8

I saw Hadley's talk at RConf and he mentioned using double brackets for calling variables in tidy evals.

I searched Google but I couldn't find anything talking about when to use them.

What's the use case for double brackets in dplyr?

0
17

{{}} (curly-curly) have lot of applications. It is called as meta-programming and is used for writing functions. For example, consider this example :

library(dplyr)
library(rlang)

mtcars %>% group_by(cyl) %>% summarise(new_mpg = mean(mpg))

# A tibble: 3 x 2
#    cyl new_mpg
#  <dbl>   <dbl>
#1     4    26.7
#2     6    19.7
#3     8    15.1

Now if you want to write this as a function passing unquoted variables (not a string), you can use {{}} as :

my_fun <- function(data, group_col, col, new_col) {
  data %>%
    group_by({{group_col}}) %>%
    summarise({{new_col}} := mean({{col}}))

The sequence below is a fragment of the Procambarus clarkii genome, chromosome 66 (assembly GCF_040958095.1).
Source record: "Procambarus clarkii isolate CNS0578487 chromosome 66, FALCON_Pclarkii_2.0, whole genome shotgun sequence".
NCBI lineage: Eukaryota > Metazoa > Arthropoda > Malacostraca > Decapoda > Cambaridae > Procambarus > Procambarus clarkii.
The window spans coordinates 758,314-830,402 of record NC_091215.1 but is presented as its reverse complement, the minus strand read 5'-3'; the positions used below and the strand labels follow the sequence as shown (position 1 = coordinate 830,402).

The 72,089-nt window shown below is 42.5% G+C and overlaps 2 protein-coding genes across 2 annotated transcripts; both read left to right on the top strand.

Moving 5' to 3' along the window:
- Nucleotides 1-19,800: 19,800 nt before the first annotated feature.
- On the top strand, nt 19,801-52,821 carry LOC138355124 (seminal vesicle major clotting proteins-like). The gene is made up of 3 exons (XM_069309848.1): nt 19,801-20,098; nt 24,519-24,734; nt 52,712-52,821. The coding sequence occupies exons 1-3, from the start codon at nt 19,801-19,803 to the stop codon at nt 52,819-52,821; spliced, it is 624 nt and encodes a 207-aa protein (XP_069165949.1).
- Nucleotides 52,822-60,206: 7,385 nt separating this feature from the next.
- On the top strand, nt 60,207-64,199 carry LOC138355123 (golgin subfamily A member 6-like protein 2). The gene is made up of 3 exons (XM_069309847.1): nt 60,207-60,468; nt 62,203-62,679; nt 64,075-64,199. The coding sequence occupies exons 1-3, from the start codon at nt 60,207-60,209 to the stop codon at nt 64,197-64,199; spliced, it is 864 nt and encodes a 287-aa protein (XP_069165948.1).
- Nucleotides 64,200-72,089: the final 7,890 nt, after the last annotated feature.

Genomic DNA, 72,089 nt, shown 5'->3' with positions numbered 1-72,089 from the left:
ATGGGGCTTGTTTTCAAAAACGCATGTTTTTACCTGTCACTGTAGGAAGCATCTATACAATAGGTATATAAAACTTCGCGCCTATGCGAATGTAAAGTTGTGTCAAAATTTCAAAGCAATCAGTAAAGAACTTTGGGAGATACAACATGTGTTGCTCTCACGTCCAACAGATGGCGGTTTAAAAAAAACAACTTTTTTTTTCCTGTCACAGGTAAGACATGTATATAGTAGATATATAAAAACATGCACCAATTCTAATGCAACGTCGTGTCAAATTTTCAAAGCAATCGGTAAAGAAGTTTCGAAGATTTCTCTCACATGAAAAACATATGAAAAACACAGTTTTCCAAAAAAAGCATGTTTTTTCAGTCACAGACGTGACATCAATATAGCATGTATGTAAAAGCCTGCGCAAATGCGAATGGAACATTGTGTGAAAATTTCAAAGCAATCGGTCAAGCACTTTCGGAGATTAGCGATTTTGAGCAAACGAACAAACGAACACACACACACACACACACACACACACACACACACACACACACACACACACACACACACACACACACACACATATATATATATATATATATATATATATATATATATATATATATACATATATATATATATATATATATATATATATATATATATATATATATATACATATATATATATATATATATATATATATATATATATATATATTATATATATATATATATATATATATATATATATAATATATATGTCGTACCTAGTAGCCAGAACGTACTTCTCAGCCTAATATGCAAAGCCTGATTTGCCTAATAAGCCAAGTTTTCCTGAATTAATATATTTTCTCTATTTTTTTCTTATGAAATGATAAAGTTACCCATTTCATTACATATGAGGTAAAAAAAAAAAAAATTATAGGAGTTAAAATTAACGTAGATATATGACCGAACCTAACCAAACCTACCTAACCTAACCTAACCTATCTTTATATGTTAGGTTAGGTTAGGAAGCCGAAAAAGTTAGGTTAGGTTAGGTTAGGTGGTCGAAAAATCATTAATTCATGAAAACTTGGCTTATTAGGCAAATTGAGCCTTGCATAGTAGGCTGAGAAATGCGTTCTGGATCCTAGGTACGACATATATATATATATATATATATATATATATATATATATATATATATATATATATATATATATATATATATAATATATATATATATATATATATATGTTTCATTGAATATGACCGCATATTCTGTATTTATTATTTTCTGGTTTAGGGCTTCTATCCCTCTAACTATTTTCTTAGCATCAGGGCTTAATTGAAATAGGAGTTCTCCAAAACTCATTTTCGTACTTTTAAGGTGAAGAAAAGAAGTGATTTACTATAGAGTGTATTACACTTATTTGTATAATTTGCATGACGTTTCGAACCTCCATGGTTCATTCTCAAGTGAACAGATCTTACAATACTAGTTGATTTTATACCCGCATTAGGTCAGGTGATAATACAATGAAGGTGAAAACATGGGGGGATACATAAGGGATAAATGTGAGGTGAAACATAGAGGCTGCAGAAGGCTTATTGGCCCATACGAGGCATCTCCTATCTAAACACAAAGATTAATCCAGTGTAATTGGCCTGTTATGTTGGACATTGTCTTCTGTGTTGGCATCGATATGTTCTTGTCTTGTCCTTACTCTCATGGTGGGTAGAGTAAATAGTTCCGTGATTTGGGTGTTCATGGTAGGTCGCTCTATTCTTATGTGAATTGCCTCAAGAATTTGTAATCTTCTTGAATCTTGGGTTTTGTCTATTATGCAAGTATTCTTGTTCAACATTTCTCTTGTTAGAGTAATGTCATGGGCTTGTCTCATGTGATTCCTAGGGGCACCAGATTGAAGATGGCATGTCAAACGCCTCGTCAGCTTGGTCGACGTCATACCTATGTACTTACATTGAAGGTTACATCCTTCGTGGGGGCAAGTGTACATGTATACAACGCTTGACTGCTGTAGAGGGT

}

mtcars %>% my_fun(cyl, mpg, new_mpg)

#    cyl new_mpg
#  <dbl>   <dbl>
#1     4    26.7
#2     6    19.7
#3     8    15.1

Notice that you are passing all the variables without quotes and the group-column (cyl), the column which is being aggregated (mpg), the name of new column (new_mpg) are all dynamic. This would just be one use-case of it.

To learn more refer to:

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  • 2
    Ronak, so the {{}} is used to replace the enquo() and !! operators? i.e. does curly-curly performs both quote and unquote simultaneously ?
    – Karthik S
    Sep 26 '20 at 9:34
  • 2
    Yes, exactly. It performs both the operations together.
    – Ronak Shah
    Sep 26 '20 at 9:42
  • How would this work if what is being enclosed in {{}} is a group of variables (e.g. in group_by) rather than just one? Jan 2 at 4:56

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